WA360: More than a race
Published on June 24th, 2021
In what had to have been born on a bar stool, the organizers of the WA360 did what the rest of us never do. They took a cocktail napkin idea from concept to conclusion, attracting the hearty of the Pacific Northwest to discover a 360 nm course through the ponds of the Puget Sound.
Starting June 7, any craft was welcome and all forms of engine-less propulsion permitted, and as long as competitors completed the course within two weeks and without planned support, their finish would live in infamy.
So off they went, fully sober and eyes wide open, beginning in Port Townsend and sending it south to Olympia, back up to Skagit Bay and a choice between the rapids of Deception Pass or the shifting mud of the Swinomish Channel.
After rounding a buoy in Bellingham Bay and running past the most northern Washington territory of Point Roberts, the course turned south through the San Juan Islands to the finish line in Port Townsend. Easy peasy lemon squeezy.
With time expired and coffee-inspired, event organizer Northwest Maritime Center rubs words together to assess what occurred:
How do you neatly wrap up a race that involved one team walking their boat by the halyard towards Olympia, another crossing overland on wheels that worked better once the tires were ripped off, crew who left the course to work a few days then came back to finish, human-powered craft leading for three out of the four waypoints?
There was a capsize on day two, swamping on day four, five and we think six, two teams risked disqualification to do the right thing, and one called to inform us they were disqualified because they did the wrong thing, which was the right thing (we know, confusing).
First and second place were decided in the last 90 minutes before the finish line—finishing seven minutes apart—from teams in different classes.
South Sound was predictably tricky and mostly windless, then a cold front came through and gave every team in the region at least an hour of hull speed sailing or sent them running for the lee. And what the hell happened at Goat Island? Deception Pass gently ushered teams through while Swinomish Slough savaged half the fleet. Team Fun While Lost actually walked his boat up part of the Slough.
Thirty percent of the teams didn’t finish, and a 4-year old got more likes by sailing through the Pass with her dinosaur stickers than all our writing staff combined, yet we don’t hold a grudge. Did we forget to mention two SUP teams rang that finish bell, too?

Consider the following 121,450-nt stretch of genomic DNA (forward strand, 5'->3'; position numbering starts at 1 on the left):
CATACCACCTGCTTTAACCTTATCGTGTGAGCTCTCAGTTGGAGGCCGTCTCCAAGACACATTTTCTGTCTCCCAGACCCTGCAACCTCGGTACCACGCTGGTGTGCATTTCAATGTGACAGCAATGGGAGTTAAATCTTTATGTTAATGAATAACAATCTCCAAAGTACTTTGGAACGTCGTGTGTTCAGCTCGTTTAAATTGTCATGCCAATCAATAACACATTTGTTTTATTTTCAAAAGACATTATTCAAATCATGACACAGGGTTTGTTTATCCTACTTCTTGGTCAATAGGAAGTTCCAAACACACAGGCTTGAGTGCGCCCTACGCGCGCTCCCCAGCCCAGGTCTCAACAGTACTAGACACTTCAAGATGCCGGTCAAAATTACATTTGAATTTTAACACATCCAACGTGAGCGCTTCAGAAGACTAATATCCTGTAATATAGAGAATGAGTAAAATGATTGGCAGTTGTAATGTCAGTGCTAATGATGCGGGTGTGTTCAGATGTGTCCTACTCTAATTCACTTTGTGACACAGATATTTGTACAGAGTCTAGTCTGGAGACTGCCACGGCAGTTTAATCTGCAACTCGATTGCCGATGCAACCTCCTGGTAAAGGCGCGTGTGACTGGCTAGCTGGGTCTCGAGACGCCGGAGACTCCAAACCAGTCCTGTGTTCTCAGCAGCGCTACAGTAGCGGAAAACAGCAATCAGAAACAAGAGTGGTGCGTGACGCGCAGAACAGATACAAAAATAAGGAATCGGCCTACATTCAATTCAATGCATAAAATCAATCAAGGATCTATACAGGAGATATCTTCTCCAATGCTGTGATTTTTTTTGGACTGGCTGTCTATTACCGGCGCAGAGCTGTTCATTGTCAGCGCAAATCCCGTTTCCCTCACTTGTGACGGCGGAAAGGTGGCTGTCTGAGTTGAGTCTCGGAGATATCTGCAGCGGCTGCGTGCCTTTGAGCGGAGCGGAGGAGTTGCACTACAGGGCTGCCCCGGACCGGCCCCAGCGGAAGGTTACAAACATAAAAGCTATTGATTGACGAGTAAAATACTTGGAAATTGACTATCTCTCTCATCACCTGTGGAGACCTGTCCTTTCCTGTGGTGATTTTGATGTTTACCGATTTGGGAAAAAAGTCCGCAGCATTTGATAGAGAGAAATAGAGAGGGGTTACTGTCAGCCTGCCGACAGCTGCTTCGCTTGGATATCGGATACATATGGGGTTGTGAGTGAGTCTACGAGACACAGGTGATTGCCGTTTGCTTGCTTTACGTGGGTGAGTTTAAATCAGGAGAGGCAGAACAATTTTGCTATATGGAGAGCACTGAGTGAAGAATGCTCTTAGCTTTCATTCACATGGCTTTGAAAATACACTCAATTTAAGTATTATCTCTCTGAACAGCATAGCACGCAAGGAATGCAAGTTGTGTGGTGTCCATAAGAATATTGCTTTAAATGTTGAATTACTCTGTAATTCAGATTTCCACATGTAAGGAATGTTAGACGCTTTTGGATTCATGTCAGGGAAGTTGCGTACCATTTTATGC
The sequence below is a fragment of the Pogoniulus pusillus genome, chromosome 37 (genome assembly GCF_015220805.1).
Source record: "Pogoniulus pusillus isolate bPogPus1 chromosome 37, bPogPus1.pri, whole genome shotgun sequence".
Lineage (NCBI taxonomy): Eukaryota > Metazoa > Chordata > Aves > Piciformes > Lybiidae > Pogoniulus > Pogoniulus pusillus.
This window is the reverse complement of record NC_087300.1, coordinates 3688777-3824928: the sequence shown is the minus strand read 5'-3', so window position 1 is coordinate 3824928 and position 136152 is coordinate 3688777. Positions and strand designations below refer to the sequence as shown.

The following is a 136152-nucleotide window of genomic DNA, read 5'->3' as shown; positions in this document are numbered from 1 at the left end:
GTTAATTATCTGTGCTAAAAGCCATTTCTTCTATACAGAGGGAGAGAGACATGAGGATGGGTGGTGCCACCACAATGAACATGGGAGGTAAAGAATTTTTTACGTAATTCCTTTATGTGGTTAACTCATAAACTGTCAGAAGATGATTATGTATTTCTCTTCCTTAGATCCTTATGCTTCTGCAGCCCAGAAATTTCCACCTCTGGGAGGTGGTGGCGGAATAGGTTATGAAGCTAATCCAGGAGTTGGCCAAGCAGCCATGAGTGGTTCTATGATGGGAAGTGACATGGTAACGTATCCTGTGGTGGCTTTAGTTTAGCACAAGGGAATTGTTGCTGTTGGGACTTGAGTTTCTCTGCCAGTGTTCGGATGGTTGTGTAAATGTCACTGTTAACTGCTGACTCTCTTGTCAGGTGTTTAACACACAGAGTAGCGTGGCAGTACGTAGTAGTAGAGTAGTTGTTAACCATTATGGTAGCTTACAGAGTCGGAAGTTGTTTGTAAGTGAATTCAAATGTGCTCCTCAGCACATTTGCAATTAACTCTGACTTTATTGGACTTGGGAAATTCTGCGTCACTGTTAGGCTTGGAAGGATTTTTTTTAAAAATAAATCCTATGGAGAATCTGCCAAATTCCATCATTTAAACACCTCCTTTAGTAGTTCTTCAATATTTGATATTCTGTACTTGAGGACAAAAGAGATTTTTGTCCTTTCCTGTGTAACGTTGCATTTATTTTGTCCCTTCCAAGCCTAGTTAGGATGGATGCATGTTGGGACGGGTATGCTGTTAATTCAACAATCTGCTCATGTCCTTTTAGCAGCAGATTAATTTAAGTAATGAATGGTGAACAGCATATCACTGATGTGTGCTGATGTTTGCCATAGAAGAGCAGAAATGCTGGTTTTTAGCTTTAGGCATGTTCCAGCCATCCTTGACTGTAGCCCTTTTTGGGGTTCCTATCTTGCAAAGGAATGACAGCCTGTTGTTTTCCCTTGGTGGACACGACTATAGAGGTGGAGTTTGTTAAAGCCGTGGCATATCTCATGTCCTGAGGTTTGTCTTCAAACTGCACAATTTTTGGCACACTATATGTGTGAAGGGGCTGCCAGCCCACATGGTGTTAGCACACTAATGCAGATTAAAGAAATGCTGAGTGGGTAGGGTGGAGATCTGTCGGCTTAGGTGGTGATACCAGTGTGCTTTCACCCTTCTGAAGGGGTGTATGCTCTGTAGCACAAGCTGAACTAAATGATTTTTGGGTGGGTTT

We put it all through a Symmerge algorithm, looking for some thread, only to realize our mathematician was a total liar and only here for the free nachos and leftover lamb. It was with this defeat we turned to our phones and sought inspiration in our happy place. And lo, right when we were beginning our third beauty makeover on TikTok, an email came in from Heidi and Tor.
Heidi and Tor are the prolific media volunteers and tireless ambassadors for all of the generous and supportive town of Point Roberts. And the people of that town just may represent what this race is about.
If you are reading this, then you probably understand what it means to be drawn to the sea, pulled to the edge of where you can comfortably stand before an environment we are not designed to live in, but drawn to by its beauty, or its rhythm, its vast unknown. A place you return to because it begins to define a part of you, gives your mind and body a reboot, or has become intertwined with how you live and thrive.
By trade, we may raise families, make things, counsel others, tap computers, deliver whatever, buy and sell; but we return, mind and body to the shore—shorelines assembled in contiguity along our race route. Over the time of WA360, along this margin, our community has grown.
The folks of Point Roberts cleared lawns for camping next to tables for eating, just up from a dock the Point Roberts Marina offered free to racers. Rides were given and cookies baked. We’re guessing friendly sheep may have even been pet.
No different, we think, than the crowds cheering from Deception Pass Bridge or random lawns offered just ashore of rocky beaches or the hot dog bonanza in Bellingham; people gave of themselves where they could and what they could, to racers.
We may hail from different places, believe in the pedal over the paddle, prefer three over one hull, but within the bounds of these two race weeks a challenge was pioneered unique to every team but remarkably similar; they all started with a call to the water.
And these coastal communities, celebrating in the answer to that call, brought distant and often unremarked shores into colorful focus.
At the sound of the Soviet National Anthem start, 360 subjectively arranged miles separated Port Townsend from Port Townsend, but by Day Three the entire course felt compressed into a pulsing shoreline of activity not measured in miles, but stories. Our stories.
Is there anyone who will think of these coastal waters the same?
Will you adamantly claim South Sound is actually 500 miles in length because that’s the only reason it would have taken that long? Will you forever compare the Strait of Juan de Fuca to a cruel child and you their play toy?
Hasn’t every racer come to know a boulder, a tree, a dock more by passing it at speeds that ranged somewhere between 1 and -3 knots? What tracker junkie can’t identify at least five new place names along the route, even if it was only to make sure a team was at anchor and not walking inland in frustration?
And all we can say is: Thank you for answering the call. Sharing your story. Being part of ours. We’ve brought these shores together, made them into a 360. It’s been an honor.